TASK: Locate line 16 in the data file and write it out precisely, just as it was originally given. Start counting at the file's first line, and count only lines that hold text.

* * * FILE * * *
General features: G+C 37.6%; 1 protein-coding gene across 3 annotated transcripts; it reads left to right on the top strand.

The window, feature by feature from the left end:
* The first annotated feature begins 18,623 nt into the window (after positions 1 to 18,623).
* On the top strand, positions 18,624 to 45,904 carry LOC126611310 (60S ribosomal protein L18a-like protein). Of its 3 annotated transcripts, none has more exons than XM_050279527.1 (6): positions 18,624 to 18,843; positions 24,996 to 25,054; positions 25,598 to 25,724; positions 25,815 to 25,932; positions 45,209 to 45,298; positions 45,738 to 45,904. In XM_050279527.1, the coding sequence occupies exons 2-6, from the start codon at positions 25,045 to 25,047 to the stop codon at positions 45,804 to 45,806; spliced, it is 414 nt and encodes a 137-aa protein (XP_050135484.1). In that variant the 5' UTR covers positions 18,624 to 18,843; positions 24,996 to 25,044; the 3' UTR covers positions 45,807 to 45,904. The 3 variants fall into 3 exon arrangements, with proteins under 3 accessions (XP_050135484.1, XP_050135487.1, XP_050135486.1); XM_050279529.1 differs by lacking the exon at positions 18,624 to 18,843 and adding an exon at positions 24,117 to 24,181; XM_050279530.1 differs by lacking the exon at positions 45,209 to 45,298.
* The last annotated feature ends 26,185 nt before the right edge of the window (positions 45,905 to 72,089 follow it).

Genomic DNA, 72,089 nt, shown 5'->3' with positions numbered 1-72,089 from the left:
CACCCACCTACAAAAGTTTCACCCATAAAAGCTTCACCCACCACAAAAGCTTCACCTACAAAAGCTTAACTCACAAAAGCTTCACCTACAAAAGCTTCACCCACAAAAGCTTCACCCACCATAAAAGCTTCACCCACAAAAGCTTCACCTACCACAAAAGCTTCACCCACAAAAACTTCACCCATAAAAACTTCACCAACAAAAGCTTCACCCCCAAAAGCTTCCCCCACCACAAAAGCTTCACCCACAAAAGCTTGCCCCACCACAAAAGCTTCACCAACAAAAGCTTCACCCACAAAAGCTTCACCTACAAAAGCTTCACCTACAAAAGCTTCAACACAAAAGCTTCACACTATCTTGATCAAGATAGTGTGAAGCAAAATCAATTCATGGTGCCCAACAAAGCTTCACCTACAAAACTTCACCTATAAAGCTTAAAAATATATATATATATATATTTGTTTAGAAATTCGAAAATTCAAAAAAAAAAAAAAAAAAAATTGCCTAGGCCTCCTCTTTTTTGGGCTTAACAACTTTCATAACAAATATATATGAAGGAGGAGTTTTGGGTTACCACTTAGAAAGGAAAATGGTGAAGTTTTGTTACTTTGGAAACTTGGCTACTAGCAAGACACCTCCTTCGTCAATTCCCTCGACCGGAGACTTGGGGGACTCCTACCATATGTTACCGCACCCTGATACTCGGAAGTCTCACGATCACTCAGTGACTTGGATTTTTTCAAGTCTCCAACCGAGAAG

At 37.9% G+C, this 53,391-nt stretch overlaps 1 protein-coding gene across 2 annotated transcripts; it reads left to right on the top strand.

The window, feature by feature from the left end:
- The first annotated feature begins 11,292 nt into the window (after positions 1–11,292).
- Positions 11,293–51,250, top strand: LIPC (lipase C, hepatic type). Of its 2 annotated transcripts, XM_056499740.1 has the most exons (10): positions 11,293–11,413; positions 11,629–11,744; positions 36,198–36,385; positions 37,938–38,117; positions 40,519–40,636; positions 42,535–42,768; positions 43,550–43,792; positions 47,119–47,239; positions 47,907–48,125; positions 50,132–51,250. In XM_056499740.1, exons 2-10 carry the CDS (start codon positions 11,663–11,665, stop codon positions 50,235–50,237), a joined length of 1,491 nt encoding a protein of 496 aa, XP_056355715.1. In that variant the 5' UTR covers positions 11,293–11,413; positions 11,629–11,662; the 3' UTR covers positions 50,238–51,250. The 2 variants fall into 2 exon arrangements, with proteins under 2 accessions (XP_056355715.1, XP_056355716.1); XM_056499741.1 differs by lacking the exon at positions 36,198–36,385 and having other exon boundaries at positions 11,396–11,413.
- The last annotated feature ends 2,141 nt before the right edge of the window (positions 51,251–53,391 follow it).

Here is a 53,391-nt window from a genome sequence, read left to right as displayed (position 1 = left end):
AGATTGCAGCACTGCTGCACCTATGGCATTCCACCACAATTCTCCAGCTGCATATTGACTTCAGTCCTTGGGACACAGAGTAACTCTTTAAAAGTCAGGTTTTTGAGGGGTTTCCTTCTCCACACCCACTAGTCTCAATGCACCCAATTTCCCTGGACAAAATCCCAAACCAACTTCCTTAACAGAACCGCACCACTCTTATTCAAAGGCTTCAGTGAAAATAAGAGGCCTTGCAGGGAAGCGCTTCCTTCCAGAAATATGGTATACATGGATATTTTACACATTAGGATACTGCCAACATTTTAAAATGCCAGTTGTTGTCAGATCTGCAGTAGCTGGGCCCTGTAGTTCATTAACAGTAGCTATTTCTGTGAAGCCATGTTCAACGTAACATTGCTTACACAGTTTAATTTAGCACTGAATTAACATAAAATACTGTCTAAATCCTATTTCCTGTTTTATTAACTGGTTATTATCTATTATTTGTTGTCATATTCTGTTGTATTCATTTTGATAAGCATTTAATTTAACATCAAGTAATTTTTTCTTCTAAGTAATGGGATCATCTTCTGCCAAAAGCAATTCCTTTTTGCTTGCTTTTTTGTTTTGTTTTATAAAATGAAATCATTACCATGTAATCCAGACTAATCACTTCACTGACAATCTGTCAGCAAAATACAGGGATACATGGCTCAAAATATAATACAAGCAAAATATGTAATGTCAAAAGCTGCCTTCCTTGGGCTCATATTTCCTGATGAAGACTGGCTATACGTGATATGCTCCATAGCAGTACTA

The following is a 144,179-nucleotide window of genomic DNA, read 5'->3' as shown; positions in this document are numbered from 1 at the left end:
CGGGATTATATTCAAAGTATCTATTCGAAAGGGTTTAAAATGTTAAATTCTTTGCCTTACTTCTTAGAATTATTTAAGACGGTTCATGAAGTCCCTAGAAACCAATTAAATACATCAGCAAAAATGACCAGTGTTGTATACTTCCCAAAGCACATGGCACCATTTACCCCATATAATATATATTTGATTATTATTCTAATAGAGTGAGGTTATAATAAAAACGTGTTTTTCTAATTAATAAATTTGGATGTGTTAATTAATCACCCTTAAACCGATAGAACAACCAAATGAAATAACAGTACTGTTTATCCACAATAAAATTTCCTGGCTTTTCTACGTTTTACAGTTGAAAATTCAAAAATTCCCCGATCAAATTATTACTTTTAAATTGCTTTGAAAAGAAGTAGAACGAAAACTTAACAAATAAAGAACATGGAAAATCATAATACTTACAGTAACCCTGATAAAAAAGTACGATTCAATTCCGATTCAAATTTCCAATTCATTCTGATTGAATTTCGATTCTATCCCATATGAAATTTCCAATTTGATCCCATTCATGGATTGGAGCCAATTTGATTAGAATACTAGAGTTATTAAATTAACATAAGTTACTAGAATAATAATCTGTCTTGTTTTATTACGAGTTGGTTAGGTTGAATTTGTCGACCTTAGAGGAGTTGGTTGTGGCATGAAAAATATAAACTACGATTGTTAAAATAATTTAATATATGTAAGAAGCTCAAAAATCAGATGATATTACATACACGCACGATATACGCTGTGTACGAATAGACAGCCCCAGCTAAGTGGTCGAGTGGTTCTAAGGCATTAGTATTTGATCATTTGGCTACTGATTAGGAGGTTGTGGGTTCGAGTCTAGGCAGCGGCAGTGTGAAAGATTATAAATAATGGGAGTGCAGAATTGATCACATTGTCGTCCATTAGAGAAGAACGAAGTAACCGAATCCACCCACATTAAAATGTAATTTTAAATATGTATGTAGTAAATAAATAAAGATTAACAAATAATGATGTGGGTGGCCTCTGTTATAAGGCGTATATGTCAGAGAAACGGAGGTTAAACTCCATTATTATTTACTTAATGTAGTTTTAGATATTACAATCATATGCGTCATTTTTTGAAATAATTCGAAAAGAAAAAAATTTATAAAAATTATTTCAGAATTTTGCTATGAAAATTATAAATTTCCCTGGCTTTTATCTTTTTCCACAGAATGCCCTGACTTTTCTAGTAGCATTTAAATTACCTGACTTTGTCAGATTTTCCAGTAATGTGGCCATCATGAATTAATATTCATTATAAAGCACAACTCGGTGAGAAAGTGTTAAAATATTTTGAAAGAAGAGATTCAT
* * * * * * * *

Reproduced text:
CGGGATTATATTCAAAGTATCTATTCGAAAGGGTTTAAAATGTTAAATTCTTTGCCTTACTTCTTAGAATTATTTAAGACGGTTCATGAAGTCCCTAGAAACCAATTAAATACATCAGCAAAAATGACCAGTGTTGTATACTTCCCAAAGCACATGGCACCATTTACCCCATATAATATATATTTGATTATTATTCTAATAGAGTGAGGTTATAATAAAAACGTGTTTTTCTAATTAATAAATTTGGATGTGTTAATTAATCACCCTTAAACCGATAGAACAACCAAATGAAATAACAGTACTGTTTATCCACAATAAAATTTCCTGGCTTTTCTACGTTTTACAGTTGAAAATTCAAAAATTCCCCGATCAAATTATTACTTTTAAATTGCTTTGAAAAGAAGTAGAACGAAAACTTAACAAATAAAGAACATGGAAAATCATAATACTTACAGTAACCCTGATAAAAAAGTACGATTCAATTCCGATTCAAATTTCCAATTCATTCTGATTGAATTTCGATTCTATCCCATATGAAATTTCCAATTTGATCCCATTCATGGATTGGAGCCAATTTGATTAGAATACTAGAGTTATTAAATTAACATAAGTTACTAGAATAATAATCTGTCTTGTTTTATTACGAGTTGGTTAGGTTGAATTTGTCGACCTTAGAGGAGTTGGTTGTGGCATGAAAAATATAAACTACGATTGTTAAAATAATTTAATATATGTAAGAAGCTCAAAAATCAGATGATATTACATACACGCACGATATACGCTGTGTACGAATAGACAGCCCCAGCTAAGTGGTCGAGTGGTTCTAAGGCATTAGTATTTGATCATTTGGCTACTGATTAGGAGGTTGTGGGTTCGAGTCTAGGCAGCGGCAGTGTGAAAGATTATAAATAATGGGAGTGCAGAATTGATCACATTGTCGTCCATTAGAGAAGAACGAAGTAACCGAATCCACCCACATTAAAATGTAATTTTAAATATGTATGTAGTAAATAAATAAAGATTAACAAATAATGATGTGGGTGGCCTCTGTTATAAGGCGTATATGTCAGAGAAACGGAGGTTAAACTCCATTATTATTTACTTAATGTAGTTTTAGATATTACAATCATATGCGTCATTTTTTGAAATAATTCGAAAAGAAAAAAATTTATAAAAATTATTTCAGAATTTTGCTATGAAAATTATAAATTTCCCTGGCTTTTATCTTTTTCCACAGAATGCCCTGACTTTTCTAGTAGCATTTAAATTACCTGACTTTGTCAGATTTTCCAGTAATGTGGCCATCATGAATTAATATTCATTATAAAGCACAACTCGGTGAGAAAGTGTTAAAATATTTTGAAAGAAGAGATTCAT